Ripples 11-07-14

There’s something about nearing the end of the year that lends one toward nostalgia.  Each year that passes has it’s own unique flavor.  In our case, we’ve reached another milestone of sorts, and a little celebrating is in order.  
Bernie and StudentsAbout 50 years ago, Bernie Brouchoud began banding birds in the area that is now the Woodland Dunes preserve.  The reason was to study the migratory movements of the birds, and to find out how long they live.   He was impressed by the sheer numbers of both songbirds and raptors that used the area, and the number of different species.  He recruited others to help with the research, and they too were drawn to the place.
Ten years later, in 1974, a series of meetings began to implement a plan to purchase and preserve land in this special place and to begin an environmental education program using the preserve’s resources to teach.  At that time, there were few nature centers in Wisconsin, and much of the preserved land was under State ownership.  A private, non-profit community nature center was a concept that was a little outside the box, so to speak.  Just as with the bird banders, Bernie recruited some talented people to help form an organization- people like his wife Lyn,  Jim and Amy Steffen, John and Cindy Meyer, John Woodcock, Winnie Smith, Helen Dicke, Dick Burger, Ed Schnell, Jim Baumgart, Sister Julia Van Denack, Joe Muench, Bob and Kay Levin, Mike Sibilisky of the Hearld Times, and many others.  Early names included the Woodland Dunes Wildlife Study Area, and the group became the Woodland Dunes preservation committee, and later Woodland Dunes Executive Committee and Woodland Dunes Board of Trustees.  Another local organization, Conservation Education, Inc., was also involved and had a Woodland Dunes Bird Banding Committee.    
The early groups had an incredible array of ambitious projects under development, even though for several years meetings were held at private residences as the nature center had no buildings of it’s own, with the possible exception of a bird banding shed.  In the next year or two with the help of local school children who collected aluminum cans for recycling, the first parcels of land were purchased.  Woodland Dunes became a division of Natural Areas Preservation, Inc., which was headed by Gordon Bubolz.   Volunteers also went out to advocate for the continued development of the wildlife preserve and it’s programs, and to provide talks in the community about a wide range of subjects.  Trails were immediately built and opened to the public,  and volunteer naturalists led hikes and conducted workshops.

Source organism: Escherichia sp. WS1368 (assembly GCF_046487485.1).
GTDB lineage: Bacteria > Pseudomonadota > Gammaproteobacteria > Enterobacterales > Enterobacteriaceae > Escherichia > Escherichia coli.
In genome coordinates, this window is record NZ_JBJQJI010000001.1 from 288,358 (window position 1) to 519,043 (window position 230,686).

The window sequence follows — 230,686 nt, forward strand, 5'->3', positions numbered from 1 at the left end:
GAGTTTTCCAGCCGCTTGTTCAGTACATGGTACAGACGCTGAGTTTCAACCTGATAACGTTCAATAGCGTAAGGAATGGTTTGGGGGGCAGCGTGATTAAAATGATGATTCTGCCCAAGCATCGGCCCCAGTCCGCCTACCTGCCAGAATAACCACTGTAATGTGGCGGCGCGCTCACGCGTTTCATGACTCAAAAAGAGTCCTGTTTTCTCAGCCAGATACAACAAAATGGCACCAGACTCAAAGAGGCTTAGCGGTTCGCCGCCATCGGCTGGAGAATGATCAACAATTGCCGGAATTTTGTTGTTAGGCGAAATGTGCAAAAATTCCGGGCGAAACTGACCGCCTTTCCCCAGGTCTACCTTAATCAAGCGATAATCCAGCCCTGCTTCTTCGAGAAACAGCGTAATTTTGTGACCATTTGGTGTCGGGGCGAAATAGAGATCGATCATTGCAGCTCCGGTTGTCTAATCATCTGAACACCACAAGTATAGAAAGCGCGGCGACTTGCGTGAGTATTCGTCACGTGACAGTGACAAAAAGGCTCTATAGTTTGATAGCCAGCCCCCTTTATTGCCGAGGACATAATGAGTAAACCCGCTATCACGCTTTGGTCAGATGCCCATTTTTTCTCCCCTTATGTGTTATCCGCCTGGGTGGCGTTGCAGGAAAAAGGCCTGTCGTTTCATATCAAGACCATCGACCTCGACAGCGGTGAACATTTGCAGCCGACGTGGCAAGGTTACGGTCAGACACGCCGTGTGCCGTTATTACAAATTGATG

John with BirdJohn Woodcock became the first naturalist hired by Woodland Dunes, and Bernie Brouchoud it’s first president.  Bernie and Jim Steffen continued to band birds, thousands of them each year in the early days.  In fact, one of the stated expectations for the organization was that 25,000 birds per year be banded, a goal that is achievable, but not easily (we’ve banded about 35,000 birds since banding started here).
School groups began to visit for field trips, led by trained volunteers and our first staff naturalists.  Each year between two and three thousand students have visited, more than 100,000 children in all.
In 1977 the Rahmlow farm on CTH D (now STH 310) was purchased and remodeled into an interpretive center.  An addition was built in 1991.  In 1993 Woodland Dunes received it’s official designation as a 501 (c) (3) charitable, non-profit organization, no longer a division of Natural Areas Preservation.  The Dorothy Star Butterfly Garden and Little Wings Nature Play area, as well as a pavilion and observation tower overlooking the marsh, have been added since then.  Cattail Trail, a boardwalk out into the marsh, was built and continues to be our most frequently used trail.
What started in a few people’s homes in 1974 has continued and developed into a nature preserve of more than 1,300 acres of what is now considered globally significant wildlife habitat, recognized as an important migratory stopover area for birds, and a wetland gem.  We linked with the amazing Ice Age Trail.  More than those, both the organization and the ecosystem it protects are infused within the community, with miles of trails within our cities that are freely open to all.  They are there for the smallest creatures, and the smallest children to explore with their parents and grandparents.  We believe such places are vital to the welfare of both, and encourage the realization that we all need to care for each other, both human and wild.   
So Happy Birthday to all who’ve helped to build and sustain the Woodland Dunes dream.  Please join us at our birthday party on November 15 at the Holiday Inn, where we’ll officially celebrate the milestone in our history!

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